374

Lenders have appetite for Africa’s more attractive sovereign credits, including fashionable francophone markets Côte d’Ivoire and Senegal (AE 369/19). When in March Senegal raised $2.2bn in a eurobond issue, its Ministry of Finance received $10.3bn-worth of orders for the euro/dollar-denominated facility. It brought African eurobond issues to a total $10.7bn in Q1 2018, following borrowing by Egypt, Nigeria and Kenya. This was more than the 2016 total, and more than half of the $18bn 2017 record, Bloomberg reported.

Thomson Reuters data show total sub-Saharan debt issuance raising $28.5bn in 2017, 27% up on 2016. Côte d’Ivoire was the most active bond issuer, with $10.3bn, followed by South Africa and Nigeria. The data reflect apparently buoyant sovereign credit markets but there are growing concerns that debt could be a problem, as well as an opportunity, for African borrowers.

Zambia has been stress-testing its debt sustainability, while it struggles to trim liabilities and reassure lenders (AE 373/1). Mozambique’s credibility nose-dived following revelations about a $2bn debt contracted in 2013 for supposed fishing and maritime security schemes (AE 349/1).

Mozambique’s restructuring talks have made little progress as creditors resist taking a substantial ‘haircut’ or paying much lower interest rates (of 2% or less to 2023) proposed by finance minister Adriano Maleiane. Donors have cut funding pending a deal on the debt, adding to a crisis that has complicated government plans to raise $2bn to help state oil company Empresa Nacional de Hidrocarbonetos finance its participation in future gas projects.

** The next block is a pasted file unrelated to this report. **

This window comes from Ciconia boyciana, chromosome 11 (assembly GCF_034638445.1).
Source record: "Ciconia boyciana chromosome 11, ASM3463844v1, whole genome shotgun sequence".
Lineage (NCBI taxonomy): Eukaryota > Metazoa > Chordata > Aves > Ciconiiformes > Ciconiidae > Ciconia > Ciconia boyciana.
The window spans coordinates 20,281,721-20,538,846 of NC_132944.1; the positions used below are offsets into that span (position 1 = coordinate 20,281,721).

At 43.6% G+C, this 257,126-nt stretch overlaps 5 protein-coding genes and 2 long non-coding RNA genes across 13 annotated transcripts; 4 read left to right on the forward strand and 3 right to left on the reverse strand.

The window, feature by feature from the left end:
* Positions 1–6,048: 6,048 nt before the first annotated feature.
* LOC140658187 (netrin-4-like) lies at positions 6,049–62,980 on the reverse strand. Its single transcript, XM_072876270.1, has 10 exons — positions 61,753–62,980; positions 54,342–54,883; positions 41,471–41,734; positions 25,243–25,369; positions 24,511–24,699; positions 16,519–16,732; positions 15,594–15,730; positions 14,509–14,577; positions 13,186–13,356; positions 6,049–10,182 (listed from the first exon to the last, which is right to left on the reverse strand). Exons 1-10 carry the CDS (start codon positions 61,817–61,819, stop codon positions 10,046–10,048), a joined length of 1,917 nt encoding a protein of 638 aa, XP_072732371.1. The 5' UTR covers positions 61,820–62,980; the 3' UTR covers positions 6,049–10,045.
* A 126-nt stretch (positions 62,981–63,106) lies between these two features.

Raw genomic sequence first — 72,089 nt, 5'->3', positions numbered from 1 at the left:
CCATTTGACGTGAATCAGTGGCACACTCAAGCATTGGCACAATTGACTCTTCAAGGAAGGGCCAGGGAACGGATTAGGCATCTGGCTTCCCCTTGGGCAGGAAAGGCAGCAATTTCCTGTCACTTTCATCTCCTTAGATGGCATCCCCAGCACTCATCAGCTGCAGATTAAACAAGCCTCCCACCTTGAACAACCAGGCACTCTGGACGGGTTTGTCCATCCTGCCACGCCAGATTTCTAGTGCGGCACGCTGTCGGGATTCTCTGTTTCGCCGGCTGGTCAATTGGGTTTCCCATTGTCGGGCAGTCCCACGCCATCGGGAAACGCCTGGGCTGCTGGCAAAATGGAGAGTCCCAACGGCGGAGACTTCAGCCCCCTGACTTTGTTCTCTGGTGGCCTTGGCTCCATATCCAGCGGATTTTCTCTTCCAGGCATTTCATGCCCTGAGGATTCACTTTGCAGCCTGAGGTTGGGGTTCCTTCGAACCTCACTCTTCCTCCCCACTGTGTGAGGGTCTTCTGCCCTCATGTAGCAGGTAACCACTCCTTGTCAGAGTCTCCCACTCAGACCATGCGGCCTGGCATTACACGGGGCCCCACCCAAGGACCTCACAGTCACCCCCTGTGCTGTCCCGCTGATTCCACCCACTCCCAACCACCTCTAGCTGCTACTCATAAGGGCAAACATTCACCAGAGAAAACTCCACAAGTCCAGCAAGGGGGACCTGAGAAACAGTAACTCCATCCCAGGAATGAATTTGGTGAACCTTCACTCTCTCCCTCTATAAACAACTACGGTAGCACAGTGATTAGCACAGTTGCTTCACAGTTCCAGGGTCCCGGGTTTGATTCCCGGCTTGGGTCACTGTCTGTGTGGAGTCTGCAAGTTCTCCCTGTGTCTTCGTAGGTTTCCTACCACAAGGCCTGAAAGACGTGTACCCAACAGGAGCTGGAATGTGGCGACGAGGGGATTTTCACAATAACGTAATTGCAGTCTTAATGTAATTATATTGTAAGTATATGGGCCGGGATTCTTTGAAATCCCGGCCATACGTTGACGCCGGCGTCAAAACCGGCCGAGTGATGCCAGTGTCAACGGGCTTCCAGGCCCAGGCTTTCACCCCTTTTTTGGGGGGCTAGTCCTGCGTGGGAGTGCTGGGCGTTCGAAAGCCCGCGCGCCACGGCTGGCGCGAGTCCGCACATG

Renaissance Capital’s chief fixed income strategist Gregory Smith has noted that, since Mozambique’s hidden debts became apparent, there has been concern about where else this might happen. Zambia has been a focus, even though hard evidence has yet to emerge. Questions have been asked about loans in Kenya, still widely criticised for its high levels of corruption (AE 362/21). Government auditor-general Edward Ouko told parliament in early July that taxpayers risked losing more than KSh30bn ($298m) in doubtful loans contracted by state corporations, led by Kenya Electricity Generating Company and including Kenya Power.

Concerns about potential governance problems are reflected in secondary market yields, which are rising even as sovereign creditors’ fundamentals improve – not least from higher oil, copper and other commodity prices. The International Monetary Fund (IMF) expects 14 of the 20 African eurobond issuers to grow faster in 2018 than in 2017, but markets are paying more attention to negative data. Egypt, Kenya, Mozambique, Namibia and Zambia are expected to have a fiscal deficit larger than 7% of gross domestic product in 2018. There are concerns about a repayment shock in 2022-25, although some analysts, like Renaissance Capital’s Smith – a former World Bank economist in Lusaka – doubt this is a major threat.

The IMF said Senegal’s March bond issue could endanger Dakar’s low-risk debt rating unless the government retained some of the $2.2bn to help finance the 2019 budget deficit. The IMF has highlighted the need for domestic revenue mobilisation to strengthen sub-Saharan economies, while in late June Moody’s Investors Service said the strengthening US dollar since mid-April had led to currency depreciation and falling foreign exchange reserves in a number of countries, increasing credit risks for those with large external funding needs. Among those most vulnerable to a stronger dollar are Ghana and Zambia.